Nine priorities for a ‘greener’ Europe by 2020
By Anne Eckstein | Wednesday 28 November 2012
“Finally!” - member states and the European Parliament will say when the Commission adopts, on 28 November, a proposal to guide EU environmental policy up to 2020. The draft decision of the Council and Parliament proposing a new environmental action programme (EAP) integrates the main objectives for sustainable development adopted at the United Nations conference, Rio+20, in June 2012, concerning climate, water management, biodiversity, marine protection, air quality, chemical products, waste and efficient use of resources, and identifies nine priority objectives for the EU.
The 6th EAP will expire at the end of December this year. Adopted in 2002 for a period of ten years, it sets out the environmental policy framework for the EU based on four main themes: climate change, nature and biodiversity, environment and health, and natural resources and waste. Not convinced of the usefulness of the new EAP, Environment Commissioner Janez Potocnik has been dragging his feet on the dossier for a long time. However, faced with repeated requests from member states and the EP, he has finally given in and presented a 7th EAP - one year late - which is valid until 2020, but is embedded within a more long-term vision (2050).
The new EAP
(1) identifies nine priority objectives to be achieved between now and 31 December 2020:
1. Protect, preserve and improve natural resources in the EU (biodiversity, protection of water resources, etc)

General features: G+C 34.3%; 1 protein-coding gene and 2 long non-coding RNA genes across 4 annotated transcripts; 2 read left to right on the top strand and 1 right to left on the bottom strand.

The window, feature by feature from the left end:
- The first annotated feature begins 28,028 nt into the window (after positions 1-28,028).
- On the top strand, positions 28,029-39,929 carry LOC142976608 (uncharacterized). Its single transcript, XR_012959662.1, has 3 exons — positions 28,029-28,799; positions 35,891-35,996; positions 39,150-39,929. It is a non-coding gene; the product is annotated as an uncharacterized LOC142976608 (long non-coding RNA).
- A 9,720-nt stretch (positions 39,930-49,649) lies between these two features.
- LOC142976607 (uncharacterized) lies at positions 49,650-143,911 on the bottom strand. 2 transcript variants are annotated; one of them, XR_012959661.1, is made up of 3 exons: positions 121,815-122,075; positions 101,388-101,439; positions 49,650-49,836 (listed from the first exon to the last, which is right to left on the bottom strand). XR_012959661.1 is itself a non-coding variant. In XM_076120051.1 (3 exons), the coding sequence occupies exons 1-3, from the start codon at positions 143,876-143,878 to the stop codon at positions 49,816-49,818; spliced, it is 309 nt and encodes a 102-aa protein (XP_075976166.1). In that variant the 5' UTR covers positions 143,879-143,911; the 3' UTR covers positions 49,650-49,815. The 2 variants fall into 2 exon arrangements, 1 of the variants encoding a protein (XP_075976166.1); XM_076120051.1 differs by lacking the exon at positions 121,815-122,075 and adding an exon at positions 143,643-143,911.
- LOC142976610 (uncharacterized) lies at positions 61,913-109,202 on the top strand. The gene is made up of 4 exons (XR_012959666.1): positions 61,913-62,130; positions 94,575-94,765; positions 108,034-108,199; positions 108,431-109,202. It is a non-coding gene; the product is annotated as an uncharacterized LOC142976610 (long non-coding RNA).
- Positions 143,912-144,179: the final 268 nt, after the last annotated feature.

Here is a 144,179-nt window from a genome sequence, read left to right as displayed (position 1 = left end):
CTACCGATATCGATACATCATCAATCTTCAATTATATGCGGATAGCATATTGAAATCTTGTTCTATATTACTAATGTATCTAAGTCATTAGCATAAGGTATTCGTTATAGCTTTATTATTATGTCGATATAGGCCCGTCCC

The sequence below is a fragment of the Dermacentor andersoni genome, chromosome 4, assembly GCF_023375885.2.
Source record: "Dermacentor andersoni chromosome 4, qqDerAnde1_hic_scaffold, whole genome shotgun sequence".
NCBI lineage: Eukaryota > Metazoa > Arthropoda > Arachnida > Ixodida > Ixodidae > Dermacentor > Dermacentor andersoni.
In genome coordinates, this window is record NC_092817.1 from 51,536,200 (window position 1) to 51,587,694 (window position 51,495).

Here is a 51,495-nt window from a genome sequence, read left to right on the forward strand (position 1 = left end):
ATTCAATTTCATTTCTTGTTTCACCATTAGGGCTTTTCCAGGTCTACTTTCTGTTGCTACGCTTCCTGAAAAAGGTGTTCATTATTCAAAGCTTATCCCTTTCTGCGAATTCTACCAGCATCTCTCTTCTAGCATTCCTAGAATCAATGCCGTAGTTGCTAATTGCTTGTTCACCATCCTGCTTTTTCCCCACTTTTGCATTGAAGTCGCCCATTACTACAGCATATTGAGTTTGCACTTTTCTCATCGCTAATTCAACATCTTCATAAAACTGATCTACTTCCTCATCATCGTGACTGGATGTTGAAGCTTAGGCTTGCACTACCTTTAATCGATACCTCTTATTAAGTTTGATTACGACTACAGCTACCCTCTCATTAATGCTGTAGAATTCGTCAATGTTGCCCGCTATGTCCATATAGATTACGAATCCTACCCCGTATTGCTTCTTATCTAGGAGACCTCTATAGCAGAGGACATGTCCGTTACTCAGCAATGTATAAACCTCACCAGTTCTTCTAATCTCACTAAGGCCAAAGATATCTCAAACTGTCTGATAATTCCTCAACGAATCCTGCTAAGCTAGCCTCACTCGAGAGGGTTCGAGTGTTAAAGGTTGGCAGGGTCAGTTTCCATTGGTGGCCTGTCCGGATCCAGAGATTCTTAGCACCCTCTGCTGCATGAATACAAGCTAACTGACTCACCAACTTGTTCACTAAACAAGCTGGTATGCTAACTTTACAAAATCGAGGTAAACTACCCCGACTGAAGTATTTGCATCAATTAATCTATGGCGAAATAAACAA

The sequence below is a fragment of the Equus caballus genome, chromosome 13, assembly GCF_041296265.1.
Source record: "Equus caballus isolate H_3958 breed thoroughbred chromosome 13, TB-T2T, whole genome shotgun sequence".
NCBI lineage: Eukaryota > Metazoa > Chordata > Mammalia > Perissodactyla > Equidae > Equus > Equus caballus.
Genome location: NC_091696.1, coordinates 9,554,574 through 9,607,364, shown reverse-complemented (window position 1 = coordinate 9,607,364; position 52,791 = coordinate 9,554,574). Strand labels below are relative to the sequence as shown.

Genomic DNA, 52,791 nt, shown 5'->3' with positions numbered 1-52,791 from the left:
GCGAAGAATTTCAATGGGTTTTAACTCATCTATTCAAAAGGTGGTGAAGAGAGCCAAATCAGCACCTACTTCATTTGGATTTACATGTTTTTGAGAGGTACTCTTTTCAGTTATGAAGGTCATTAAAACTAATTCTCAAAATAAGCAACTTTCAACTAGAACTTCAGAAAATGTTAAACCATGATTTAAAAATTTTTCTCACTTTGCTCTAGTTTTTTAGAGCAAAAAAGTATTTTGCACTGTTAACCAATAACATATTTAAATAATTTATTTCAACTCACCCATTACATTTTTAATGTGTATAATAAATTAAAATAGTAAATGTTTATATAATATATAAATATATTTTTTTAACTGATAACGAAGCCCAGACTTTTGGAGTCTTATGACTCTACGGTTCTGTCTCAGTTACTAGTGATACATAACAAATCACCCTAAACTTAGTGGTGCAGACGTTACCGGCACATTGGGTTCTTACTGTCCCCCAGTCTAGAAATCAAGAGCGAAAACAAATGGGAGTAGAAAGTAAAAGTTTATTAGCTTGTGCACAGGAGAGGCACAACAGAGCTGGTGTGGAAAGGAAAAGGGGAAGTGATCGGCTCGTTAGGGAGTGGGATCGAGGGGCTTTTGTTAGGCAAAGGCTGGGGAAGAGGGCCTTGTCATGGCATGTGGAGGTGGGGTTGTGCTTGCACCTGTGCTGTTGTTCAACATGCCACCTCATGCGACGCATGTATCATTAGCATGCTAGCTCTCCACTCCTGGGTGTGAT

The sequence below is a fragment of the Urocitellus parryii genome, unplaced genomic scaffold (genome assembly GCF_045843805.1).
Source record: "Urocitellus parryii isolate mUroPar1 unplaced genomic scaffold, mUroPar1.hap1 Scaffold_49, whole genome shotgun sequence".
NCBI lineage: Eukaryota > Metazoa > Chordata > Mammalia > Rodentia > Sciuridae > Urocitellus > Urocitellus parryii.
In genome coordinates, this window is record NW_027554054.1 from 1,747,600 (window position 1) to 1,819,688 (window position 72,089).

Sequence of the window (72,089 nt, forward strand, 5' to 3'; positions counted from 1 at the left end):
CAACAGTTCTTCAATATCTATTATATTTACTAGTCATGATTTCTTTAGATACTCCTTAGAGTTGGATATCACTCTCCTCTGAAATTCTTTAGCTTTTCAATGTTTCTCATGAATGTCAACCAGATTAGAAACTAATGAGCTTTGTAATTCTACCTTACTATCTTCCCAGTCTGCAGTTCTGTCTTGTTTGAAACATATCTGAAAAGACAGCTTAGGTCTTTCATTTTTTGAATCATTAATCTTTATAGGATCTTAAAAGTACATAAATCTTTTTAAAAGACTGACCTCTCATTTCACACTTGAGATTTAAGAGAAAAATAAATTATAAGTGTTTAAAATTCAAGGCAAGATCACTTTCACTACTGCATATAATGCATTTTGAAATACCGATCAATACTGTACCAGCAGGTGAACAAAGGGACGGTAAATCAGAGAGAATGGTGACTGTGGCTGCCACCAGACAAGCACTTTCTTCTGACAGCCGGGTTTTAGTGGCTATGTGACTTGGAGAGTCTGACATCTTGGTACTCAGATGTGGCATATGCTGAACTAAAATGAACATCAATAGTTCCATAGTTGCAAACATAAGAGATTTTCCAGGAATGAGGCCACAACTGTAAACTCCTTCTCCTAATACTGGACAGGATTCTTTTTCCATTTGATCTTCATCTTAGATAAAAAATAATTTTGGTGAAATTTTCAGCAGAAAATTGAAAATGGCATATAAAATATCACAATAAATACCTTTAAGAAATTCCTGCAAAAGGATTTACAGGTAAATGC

2. Guarantee the transition of the EU towards a low-carbon economy, which is more efficient in the use of resources, greener and more competitive (energy-climate strategy), as well as the management of resources and waste
3. Protect EU citizens from pressure linked to the environment and health risks (polluting emissions, chemical products, noise)
4. Maximise advantages from EU environmental legislation (impact assessment, information, participation and access to justice)
5. Improve data that is useful for environmental policy (research, collection and analysis of data, risk management)
6. Ensure investment in the environment and climate policy; apply real prices (eliminate subsidies that are damaging for the environment, improve access to funding for eco-innovation, increase EU funds for climate action, integrate the environment and climate into the process of the ‘European semester’, etc)
7. Integrate and improve the coherence of environmental policy (integrate climate and environmental conditions into sectoral policies)
8. Improve the sustainability of European cities
9. Increase the EU’s efficiency in meeting regional and global environmental challenges (adoption of sustainable development goals and international conventions, cooperation with strategic partners).(1) The document is available at
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